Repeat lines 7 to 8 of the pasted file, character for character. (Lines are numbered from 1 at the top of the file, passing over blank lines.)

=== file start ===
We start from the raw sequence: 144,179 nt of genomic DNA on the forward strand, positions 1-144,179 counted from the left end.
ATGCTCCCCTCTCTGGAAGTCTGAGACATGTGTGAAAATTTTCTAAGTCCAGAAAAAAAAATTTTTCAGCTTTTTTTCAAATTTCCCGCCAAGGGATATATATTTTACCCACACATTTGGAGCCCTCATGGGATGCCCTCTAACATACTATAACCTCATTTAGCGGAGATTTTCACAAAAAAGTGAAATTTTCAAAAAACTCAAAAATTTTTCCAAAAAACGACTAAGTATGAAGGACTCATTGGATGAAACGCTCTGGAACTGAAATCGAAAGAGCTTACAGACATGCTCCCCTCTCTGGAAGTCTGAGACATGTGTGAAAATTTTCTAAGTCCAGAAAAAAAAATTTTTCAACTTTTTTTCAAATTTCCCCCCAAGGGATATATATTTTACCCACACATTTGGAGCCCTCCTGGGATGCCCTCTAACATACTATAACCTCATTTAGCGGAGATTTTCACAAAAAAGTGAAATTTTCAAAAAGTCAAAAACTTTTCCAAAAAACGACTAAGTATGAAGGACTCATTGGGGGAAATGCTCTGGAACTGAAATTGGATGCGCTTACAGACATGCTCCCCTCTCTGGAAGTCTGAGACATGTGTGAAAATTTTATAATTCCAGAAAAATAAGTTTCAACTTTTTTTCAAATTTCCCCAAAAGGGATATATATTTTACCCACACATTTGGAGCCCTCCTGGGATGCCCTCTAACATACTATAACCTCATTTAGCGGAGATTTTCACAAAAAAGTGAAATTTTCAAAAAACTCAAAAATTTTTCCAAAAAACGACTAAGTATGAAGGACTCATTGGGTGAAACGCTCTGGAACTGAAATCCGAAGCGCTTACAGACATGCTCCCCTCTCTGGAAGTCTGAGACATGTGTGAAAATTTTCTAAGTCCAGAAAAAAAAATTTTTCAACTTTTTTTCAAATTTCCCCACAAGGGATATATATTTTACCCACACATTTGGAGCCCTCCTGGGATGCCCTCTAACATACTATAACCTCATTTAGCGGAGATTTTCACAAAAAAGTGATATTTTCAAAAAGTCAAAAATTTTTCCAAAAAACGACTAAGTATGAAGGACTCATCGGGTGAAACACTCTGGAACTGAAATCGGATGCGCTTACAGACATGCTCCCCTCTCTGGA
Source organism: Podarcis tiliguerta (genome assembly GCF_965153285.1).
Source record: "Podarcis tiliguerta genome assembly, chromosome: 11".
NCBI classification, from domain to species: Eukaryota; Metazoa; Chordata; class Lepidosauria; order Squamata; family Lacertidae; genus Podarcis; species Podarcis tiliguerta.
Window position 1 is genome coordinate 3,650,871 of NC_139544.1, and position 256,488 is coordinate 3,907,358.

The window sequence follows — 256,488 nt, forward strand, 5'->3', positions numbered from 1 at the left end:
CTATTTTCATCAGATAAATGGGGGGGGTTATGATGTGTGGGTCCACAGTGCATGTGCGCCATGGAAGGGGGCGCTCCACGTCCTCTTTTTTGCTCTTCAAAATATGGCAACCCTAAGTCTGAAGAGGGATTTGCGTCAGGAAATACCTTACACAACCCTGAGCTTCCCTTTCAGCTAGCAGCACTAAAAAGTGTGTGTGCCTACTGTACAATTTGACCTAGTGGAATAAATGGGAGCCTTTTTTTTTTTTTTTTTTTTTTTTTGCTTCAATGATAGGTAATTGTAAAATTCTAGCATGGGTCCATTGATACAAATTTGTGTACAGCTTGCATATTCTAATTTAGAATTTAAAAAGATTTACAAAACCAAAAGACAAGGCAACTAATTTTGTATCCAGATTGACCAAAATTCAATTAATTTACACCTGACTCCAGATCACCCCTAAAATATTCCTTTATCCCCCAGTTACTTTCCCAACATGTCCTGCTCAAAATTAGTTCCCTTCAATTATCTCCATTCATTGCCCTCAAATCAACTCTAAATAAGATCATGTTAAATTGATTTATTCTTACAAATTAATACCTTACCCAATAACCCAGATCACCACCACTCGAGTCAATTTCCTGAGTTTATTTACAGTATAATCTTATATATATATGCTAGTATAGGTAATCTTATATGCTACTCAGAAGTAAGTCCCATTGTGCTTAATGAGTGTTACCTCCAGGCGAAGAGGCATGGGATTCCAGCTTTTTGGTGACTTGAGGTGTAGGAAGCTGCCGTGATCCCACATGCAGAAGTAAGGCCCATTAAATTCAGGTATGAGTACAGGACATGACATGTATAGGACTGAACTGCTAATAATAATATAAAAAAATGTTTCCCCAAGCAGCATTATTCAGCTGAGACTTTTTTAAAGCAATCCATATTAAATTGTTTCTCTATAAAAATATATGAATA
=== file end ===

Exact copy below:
The window sequence follows — 256,488 nt, forward strand, 5'->3', positions numbered from 1 at the left end:
CTATTTTCATCAGATAAATGGGGGGGGTTATGATGTGTGGGTCCACAGTGCATGTGCGCCATGGAAGGGGGCGCTCCACGTCCTCTTTTTTGCTCTTCAAAATATGGCAACCCTAAGTCTGAAGAGGGATTTGCGTCAGGAAATACCTTACACAACCCTGAGCTTCCCTTTCAGCTAGCAGCACTAAAAAGTGTGTGTGCCTACTGTACAATTTGACCTAGTGGAATAAATGGGAGCCTTTTTTTTTTTTTTTTTTTTTTTTTGCTTCAATGATAGGTAATTGTAAAATTCTAGCATGGGTCCATTGATACAAATTTGTGTACAGCTTGCATATTCTAATTTAGAATTTAAAAAGATTTACAAAACCAAAAGACAAGGCAACTAATTTTGTATCCAGATTGACCAAAATTCAATTAATTTACACCTGACTCCAGATCACCCCTAAAATATTCCTTTATCCCCCAGTTACTTTCCCAACATGTCCTGCTCAAAATTAGTTCCCTTCAATTATCTCCATTCATTGCCCTCAAATCAACTCTAAATAAGATCATGTTAAATTGATTTATTCTTACAAATTAATACCTTACCCAATAACCCAGATCACCACCACTCGAGTCAATTTCCTGAGTTTATTTACAGTATAATCTTATATATATATGCTAGTATAGGTAATCTTATATGCTACTCAGAAGTAAGTCCCATTGTGCTTAATGAGTGTTACCTCCAGGCGAAGAGGCATGGGATTCCAGCTTTTTGGTGACTTGAGGTGTAGGAAGCTGCCGTGATCCCACATGCAGAAGTAAGGCCCATTAAATTCAGGTATGAGTACAGGACATGACATGTATAGGACTGAACTGCTAATAATAATATAAAAAAATGTTTCCCCAAGCAGCATTATTCAGCTGAGACTTTTTTAAAGCAATCCATATTAAATTGTTTCTCTATAAAAATATATGAATA